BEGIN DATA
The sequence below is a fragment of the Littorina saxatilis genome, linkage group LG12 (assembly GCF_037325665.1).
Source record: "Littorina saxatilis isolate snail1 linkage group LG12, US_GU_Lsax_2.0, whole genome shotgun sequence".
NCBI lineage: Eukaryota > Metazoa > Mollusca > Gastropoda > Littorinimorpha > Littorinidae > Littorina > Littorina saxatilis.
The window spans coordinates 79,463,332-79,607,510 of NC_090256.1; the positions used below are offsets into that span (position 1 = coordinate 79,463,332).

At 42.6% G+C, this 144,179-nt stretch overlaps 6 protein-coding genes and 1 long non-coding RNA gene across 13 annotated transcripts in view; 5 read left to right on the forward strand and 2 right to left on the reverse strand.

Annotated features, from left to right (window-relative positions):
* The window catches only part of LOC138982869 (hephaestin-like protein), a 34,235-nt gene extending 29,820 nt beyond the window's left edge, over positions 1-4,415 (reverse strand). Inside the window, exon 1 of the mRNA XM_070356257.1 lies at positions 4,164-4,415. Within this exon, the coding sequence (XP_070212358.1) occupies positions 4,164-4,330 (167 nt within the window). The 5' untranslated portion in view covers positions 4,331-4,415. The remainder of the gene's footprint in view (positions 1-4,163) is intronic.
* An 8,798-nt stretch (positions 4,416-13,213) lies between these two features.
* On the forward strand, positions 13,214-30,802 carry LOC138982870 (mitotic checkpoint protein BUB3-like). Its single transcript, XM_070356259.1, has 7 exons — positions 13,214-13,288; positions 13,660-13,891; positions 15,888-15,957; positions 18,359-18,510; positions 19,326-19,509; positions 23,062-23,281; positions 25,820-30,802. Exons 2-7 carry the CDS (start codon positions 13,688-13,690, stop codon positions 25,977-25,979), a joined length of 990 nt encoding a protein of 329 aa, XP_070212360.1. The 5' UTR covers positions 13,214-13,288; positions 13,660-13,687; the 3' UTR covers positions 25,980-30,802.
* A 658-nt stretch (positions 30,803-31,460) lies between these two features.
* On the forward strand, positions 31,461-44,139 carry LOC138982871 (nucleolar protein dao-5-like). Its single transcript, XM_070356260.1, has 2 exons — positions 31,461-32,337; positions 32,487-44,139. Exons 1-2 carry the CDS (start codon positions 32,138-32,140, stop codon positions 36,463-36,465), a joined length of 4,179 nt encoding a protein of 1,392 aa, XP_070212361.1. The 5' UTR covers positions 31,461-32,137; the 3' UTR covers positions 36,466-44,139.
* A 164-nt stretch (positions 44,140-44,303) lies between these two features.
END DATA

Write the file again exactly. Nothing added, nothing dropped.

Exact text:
The sequence below is a fragment of the Littorina saxatilis genome, linkage group LG12 (assembly GCF_037325665.1).
Source record: "Littorina saxatilis isolate snail1 linkage group LG12, US_GU_Lsax_2.0, whole genome shotgun sequence".
NCBI lineage: Eukaryota > Metazoa > Mollusca > Gastropoda > Littorinimorpha > Littorinidae > Littorina > Littorina saxatilis.
The window spans coordinates 79,463,332-79,607,510 of NC_090256.1; the positions used below are offsets into that span (position 1 = coordinate 79,463,332).

At 42.6% G+C, this 144,179-nt stretch overlaps 6 protein-coding genes and 1 long non-coding RNA gene across 13 annotated transcripts in view; 5 read left to right on the forward strand and 2 right to left on the reverse strand.

Annotated features, from left to right (window-relative positions):
* The window catches only part of LOC138982869 (hephaestin-like protein), a 34,235-nt gene extending 29,820 nt beyond the window's left edge, over positions 1-4,415 (reverse strand). Inside the window, exon 1 of the mRNA XM_070356257.1 lies at positions 4,164-4,415. Within this exon, the coding sequence (XP_070212358.1) occupies positions 4,164-4,330 (167 nt within the window). The 5' untranslated portion in view covers positions 4,331-4,415. The remainder of the gene's footprint in view (positions 1-4,163) is intronic.
* An 8,798-nt stretch (positions 4,416-13,213) lies between these two features.
* On the forward strand, positions 13,214-30,802 carry LOC138982870 (mitotic checkpoint protein BUB3-like). Its single transcript, XM_070356259.1, has 7 exons — positions 13,214-13,288; positions 13,660-13,891; positions 15,888-15,957; positions 18,359-18,510; positions 19,326-19,509; positions 23,062-23,281; positions 25,820-30,802. Exons 2-7 carry the CDS (start codon positions 13,688-13,690, stop codon positions 25,977-25,979), a joined length of 990 nt encoding a protein of 329 aa, XP_070212360.1. The 5' UTR covers positions 13,214-13,288; positions 13,660-13,687; the 3' UTR covers positions 25,980-30,802.
* A 658-nt stretch (positions 30,803-31,460) lies between these two features.
* On the forward strand, positions 31,461-44,139 carry LOC138982871 (nucleolar protein dao-5-like). Its single transcript, XM_070356260.1, has 2 exons — positions 31,461-32,337; positions 32,487-44,139. Exons 1-2 carry the CDS (start codon positions 32,138-32,140, stop codon positions 36,463-36,465), a joined length of 4,179 nt encoding a protein of 1,392 aa, XP_070212361.1. The 5' UTR covers positions 31,461-32,137; the 3' UTR covers positions 36,466-44,139.
* A 164-nt stretch (positions 44,140-44,303) lies between these two features.